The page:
What Passover Looks Like When You’re in Recovery from an Eating Disorder
On Passover, we begin the seder by posing the question, “Why is this night different from all other nights?” The answer is that we are eating different foods, allowing ourselves to rest, and not eating bread.
But the holiday of Passover is not about the food itself.
It’s the symbolism of the food that matters. It’s the new beginnings, not the calories or macros. It’s remembering the suffering of our ancestors and how they found freedom – how excited they were to cross the Red Sea, likely not counting the steps throughout their journey.
The holiday is about remembrance, the journey, and, most of all, finding freedom. It’s about remembering where we have come and where we are going. And just like my ancestors, I am on my own journey to freedom – the freedom from my food rules and the way I think about my body.
In the past, I’ve been intimidated by Passover, especially by the course of the meal and by dietary restrictions that have led to my fear of bread. This year, as a person in recovery, I know that if I were to stop eating bread, I would continue to be beholden to my eating disorder.
I know that, at its core, this holiday isn’t about fearing bread or eliminating food, it’s about freedom. If finding freedom from my eating disorder requires me to participate differently in the holiday of Passover, I know it is what I have to do.
And so, when I ask myself, “Why is tonight different from all other nights?” my answer might not be the same as everyone else’s. But it is still focused on freedom.
For me, this night is different from all other nights because I have to adjust my meal plan and still give myself permission to eat – to even eat more than usual, even. It is different from all other night because I have different exposures.
But it is also different from all other nights – and so many of the Passovers before it – because I can now focus on my commitment to finding my freedom and to looking to the future.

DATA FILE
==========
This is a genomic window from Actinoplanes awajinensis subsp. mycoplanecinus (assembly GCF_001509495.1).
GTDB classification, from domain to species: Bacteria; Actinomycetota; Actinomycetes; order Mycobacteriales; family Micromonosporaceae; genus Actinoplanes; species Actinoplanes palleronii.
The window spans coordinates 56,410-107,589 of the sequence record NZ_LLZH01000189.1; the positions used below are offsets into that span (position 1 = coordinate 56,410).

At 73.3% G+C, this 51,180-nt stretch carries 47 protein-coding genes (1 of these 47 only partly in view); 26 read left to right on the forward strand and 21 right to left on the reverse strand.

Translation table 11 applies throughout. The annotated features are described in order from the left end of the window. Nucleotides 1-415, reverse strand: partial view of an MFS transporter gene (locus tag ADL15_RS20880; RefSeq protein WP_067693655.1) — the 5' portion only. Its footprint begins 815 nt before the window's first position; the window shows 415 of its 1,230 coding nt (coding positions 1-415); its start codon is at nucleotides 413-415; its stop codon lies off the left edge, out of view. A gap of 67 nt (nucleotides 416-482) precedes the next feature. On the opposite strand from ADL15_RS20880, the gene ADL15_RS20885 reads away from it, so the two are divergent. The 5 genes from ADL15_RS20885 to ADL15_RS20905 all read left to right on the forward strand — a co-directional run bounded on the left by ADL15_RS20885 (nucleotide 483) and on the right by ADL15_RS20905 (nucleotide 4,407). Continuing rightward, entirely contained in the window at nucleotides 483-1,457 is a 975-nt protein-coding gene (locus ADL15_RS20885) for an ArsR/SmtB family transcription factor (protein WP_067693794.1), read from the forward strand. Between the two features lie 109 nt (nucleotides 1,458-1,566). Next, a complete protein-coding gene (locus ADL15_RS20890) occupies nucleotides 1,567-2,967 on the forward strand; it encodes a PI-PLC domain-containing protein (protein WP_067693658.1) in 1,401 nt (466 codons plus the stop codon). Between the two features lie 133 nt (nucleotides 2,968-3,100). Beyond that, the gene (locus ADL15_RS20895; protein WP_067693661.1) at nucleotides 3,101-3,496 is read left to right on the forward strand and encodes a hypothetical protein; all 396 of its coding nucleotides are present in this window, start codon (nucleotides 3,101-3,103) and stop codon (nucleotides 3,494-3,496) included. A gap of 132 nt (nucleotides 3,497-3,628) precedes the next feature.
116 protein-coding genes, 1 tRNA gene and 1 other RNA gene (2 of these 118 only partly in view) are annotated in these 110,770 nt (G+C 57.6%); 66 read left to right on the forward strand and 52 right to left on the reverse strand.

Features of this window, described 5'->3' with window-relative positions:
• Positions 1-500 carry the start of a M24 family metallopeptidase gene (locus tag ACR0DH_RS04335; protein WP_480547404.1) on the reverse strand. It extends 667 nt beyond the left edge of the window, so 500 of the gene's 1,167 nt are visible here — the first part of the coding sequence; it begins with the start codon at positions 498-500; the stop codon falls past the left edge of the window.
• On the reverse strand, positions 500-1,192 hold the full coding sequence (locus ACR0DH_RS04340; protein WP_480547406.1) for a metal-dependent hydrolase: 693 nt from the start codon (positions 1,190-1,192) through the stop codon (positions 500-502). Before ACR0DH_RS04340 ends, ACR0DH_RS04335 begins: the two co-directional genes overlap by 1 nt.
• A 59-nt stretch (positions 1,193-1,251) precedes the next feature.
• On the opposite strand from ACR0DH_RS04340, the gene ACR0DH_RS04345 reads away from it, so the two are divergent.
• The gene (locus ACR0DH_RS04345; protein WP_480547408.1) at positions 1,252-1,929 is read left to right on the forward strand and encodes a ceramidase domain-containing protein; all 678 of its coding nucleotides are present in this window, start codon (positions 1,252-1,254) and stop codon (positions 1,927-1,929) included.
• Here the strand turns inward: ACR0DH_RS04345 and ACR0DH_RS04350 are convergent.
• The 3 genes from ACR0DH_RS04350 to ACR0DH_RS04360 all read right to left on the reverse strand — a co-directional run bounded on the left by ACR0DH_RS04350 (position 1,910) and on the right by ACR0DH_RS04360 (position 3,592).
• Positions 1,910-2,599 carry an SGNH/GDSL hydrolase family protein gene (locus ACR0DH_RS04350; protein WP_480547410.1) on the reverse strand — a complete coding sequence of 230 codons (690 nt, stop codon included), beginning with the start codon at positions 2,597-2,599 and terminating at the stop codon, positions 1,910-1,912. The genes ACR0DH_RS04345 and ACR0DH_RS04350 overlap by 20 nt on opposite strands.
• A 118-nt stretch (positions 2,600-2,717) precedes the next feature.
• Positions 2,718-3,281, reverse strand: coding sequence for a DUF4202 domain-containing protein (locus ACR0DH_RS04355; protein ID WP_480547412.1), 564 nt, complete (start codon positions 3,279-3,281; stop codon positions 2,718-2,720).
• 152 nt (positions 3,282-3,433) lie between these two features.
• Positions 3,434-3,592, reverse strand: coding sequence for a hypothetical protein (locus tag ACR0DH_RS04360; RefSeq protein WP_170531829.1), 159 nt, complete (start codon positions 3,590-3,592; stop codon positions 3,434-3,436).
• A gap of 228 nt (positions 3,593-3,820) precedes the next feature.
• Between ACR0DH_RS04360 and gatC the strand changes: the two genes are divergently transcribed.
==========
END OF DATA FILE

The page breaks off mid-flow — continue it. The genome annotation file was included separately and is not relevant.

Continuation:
I will always remember what it felt like to feel enslaved by my eating disorder, all the Passovers I missed while in treatment. This year, though, I can focus on freedom, enjoying a meal with my family for the first time in years – a meal where my mind is free, too, no longer consumed by numbers.
Dayenu means “It would’ve been enough,” and truly, it would’ve been enough just to celebrate this holiday again. It’s all the more special, though, to celebrate this holiday while finding my own kind of freedom.
If, like me, you are in recovery, I encourage you to celebrate the holiday however you need to in order to find and pursue your own freedom.
Dance your heart out with your timbrels; you deserve a life outside of your eating disorder. Eat the Passover brownies; the holiday is about more than the numbers. Let yourself rest and recline; you deserve a day outside of exercise.
Here’s to finding freedom, even when it seems impossible. And here’s to doing the impossible, because if the Passover story taught us anything, it’s that miracles are indeed possible.
Just like the parting of the Red Sea, your existence is a miracle – so make sure you celebrate that, too.
Lucie Waldman blogs at Lucie’s Recovery and is a current contributor to Beating Eating Disorders, Project HEAL, and The Mighty. She is from Virginia Beach, VA, and has served in the staff of URJ 6 Points Sci-Tech Academy - East, a Reform Jewish summer camp in Byfield, MA. Lucie is passionate about the connection between mental health and Judaism.